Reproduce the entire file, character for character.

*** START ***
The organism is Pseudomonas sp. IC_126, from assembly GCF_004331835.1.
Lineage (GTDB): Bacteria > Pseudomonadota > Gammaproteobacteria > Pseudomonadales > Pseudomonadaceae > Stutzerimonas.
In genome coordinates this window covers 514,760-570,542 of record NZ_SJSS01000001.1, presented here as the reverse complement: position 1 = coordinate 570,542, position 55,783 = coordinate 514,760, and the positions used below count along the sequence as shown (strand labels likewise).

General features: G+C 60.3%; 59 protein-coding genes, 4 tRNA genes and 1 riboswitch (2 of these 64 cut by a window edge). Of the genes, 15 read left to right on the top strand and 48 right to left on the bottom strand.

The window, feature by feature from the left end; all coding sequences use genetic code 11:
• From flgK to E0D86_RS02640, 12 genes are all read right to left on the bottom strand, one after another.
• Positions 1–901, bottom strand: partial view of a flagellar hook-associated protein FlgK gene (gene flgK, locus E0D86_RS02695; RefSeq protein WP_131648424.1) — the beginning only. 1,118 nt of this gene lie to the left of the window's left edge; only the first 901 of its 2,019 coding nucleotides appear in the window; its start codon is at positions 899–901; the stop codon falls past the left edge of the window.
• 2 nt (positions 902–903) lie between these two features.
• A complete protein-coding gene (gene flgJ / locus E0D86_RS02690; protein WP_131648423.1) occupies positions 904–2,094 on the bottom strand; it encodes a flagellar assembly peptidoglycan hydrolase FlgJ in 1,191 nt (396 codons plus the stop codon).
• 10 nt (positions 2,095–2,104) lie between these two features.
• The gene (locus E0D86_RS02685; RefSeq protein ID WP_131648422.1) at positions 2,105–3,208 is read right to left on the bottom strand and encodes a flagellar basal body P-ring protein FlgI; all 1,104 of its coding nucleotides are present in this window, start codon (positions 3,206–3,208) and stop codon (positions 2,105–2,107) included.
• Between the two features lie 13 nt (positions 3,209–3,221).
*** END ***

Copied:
The organism is Pseudomonas sp. IC_126, from assembly GCF_004331835.1.
Lineage (GTDB): Bacteria > Pseudomonadota > Gammaproteobacteria > Pseudomonadales > Pseudomonadaceae > Stutzerimonas.
In genome coordinates this window covers 514,760-570,542 of record NZ_SJSS01000001.1, presented here as the reverse complement: position 1 = coordinate 570,542, position 55,783 = coordinate 514,760, and the positions used below count along the sequence as shown (strand labels likewise).

General features: G+C 60.3%; 59 protein-coding genes, 4 tRNA genes and 1 riboswitch (2 of these 64 cut by a window edge). Of the genes, 15 read left to right on the top strand and 48 right to left on the bottom strand.

The window, feature by feature from the left end; all coding sequences use genetic code 11:
• From flgK to E0D86_RS02640, 12 genes are all read right to left on the bottom strand, one after another.
• Positions 1–901, bottom strand: partial view of a flagellar hook-associated protein FlgK gene (gene flgK, locus E0D86_RS02695; RefSeq protein WP_131648424.1) — the beginning only. 1,118 nt of this gene lie to the left of the window's left edge; only the first 901 of its 2,019 coding nucleotides appear in the window; its start codon is at positions 899–901; the stop codon falls past the left edge of the window.
• 2 nt (positions 902–903) lie between these two features.
• A complete protein-coding gene (gene flgJ / locus E0D86_RS02690; protein WP_131648423.1) occupies positions 904–2,094 on the bottom strand; it encodes a flagellar assembly peptidoglycan hydrolase FlgJ in 1,191 nt (396 codons plus the stop codon).
• 10 nt (positions 2,095–2,104) lie between these two features.
• The gene (locus E0D86_RS02685; RefSeq protein ID WP_131648422.1) at positions 2,105–3,208 is read right to left on the bottom strand and encodes a flagellar basal body P-ring protein FlgI; all 1,104 of its coding nucleotides are present in this window, start codon (positions 3,206–3,208) and stop codon (positions 2,105–2,107) included.
• Between the two features lie 13 nt (positions 3,209–3,221).